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http://assets-s3.rollingstone.com/assets/images/album_review/232720ffe4b1231478c1dac687a96f42b34250d3.jpg The Last Temptation

Alice Cooper

The Last Temptation

Rolling Stone: star rating
Community: star rating
5 3 0
July 14, 1994

If you went to high school in the '70s, Alice Cooper's "I'm Eighteen" and "School's Out" became part of your life. Cooper dirges like "Desperado" and "Muscle of Love" used dense Black Sabbath rumbling to rock in ways no '80s or '90s art-metal band has matched. On the other hand, the psychedelic backup vocals in Soundgarden's "Spoonman" prove just how much Whitewater-era grunge owes the Watergate-era kind. So it's no surprise to find Soundgarden howler Chris Cornell, not to mention sometime Sonic Youth and White Zombie producers Don Fleming and Andy Wallace, working with Alice now.

Cornell collaborates on two ballads on Alice's new Last Temptation, one eerily reminiscent of Alice's late '70s "I Never Cry"/Hollywood Squares period ("Stolen Prayer"), one merely messy ("Unholy War"). But Alice's successes have always been sellouts: when he turned toward teen anthems after the dopey Zappa thespianism of Easy Action (1970); when he switched to adult crooning; when he got a New Wave haircut for his last really fun album, the dance-oriented Flush the Fashion (1980). Alice's new record is his most listenable since then.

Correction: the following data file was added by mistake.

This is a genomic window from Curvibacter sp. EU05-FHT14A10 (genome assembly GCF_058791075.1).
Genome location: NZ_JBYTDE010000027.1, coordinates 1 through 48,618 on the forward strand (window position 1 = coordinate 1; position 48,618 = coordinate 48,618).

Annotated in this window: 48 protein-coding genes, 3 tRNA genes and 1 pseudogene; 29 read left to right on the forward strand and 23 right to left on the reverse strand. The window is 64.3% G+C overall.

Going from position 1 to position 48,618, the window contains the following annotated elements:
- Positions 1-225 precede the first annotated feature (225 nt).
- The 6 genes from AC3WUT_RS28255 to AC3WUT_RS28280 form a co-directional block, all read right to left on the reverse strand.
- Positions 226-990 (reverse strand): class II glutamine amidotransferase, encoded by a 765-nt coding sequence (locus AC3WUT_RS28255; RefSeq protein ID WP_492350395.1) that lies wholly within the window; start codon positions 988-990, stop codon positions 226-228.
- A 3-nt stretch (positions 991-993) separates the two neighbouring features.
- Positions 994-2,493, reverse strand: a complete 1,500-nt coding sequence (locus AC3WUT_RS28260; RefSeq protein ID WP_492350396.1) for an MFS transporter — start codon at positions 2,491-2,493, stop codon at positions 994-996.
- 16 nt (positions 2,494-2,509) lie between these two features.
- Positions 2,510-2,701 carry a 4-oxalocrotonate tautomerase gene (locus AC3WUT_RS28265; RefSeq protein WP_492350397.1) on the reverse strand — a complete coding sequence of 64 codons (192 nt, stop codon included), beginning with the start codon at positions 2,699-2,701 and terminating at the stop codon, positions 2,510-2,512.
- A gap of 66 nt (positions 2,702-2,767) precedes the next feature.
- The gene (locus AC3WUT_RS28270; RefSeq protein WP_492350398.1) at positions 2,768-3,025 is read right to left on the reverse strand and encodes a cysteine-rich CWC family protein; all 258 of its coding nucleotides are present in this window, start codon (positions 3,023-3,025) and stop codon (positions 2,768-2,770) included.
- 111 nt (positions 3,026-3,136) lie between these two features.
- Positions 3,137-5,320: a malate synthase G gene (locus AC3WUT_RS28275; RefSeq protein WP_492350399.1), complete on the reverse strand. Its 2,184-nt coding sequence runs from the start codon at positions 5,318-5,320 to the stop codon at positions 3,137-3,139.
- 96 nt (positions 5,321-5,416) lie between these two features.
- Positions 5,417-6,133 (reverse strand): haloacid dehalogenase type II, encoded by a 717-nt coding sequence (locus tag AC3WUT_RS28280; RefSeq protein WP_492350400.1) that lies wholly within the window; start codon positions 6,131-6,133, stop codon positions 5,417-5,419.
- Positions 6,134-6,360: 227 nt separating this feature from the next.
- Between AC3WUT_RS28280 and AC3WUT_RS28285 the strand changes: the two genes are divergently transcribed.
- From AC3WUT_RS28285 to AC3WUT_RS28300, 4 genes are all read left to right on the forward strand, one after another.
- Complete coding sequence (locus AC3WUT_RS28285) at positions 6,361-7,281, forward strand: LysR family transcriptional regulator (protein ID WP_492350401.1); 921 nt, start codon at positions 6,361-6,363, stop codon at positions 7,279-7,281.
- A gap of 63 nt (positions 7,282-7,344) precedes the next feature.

Temptation is supposed to be a morality play about a bored hick-town teen being lured toward sex and drugs by an evil stranger; the Cornell songs come when the kid starts tangling with his conscience. "Lullaby," the inevitable "Welcome to My Nightmare" (via Metallica's "Enter Sandman") rewrite, comes next, then our side wins. The album's junkiest riffs and funniest jokes come early: "Sideshow" is the kind of song Urge Overkill would overkill for; "Lost in America" is a "Fight for Your Right (to Party)" sound-alike about a latchkey Beavis who wants a dad and a girlfriend with a gun. After those two, though, Alice gets a bit too melodramatic — just like his old music did, not long after "I'm Eighteen" and "School's Out."

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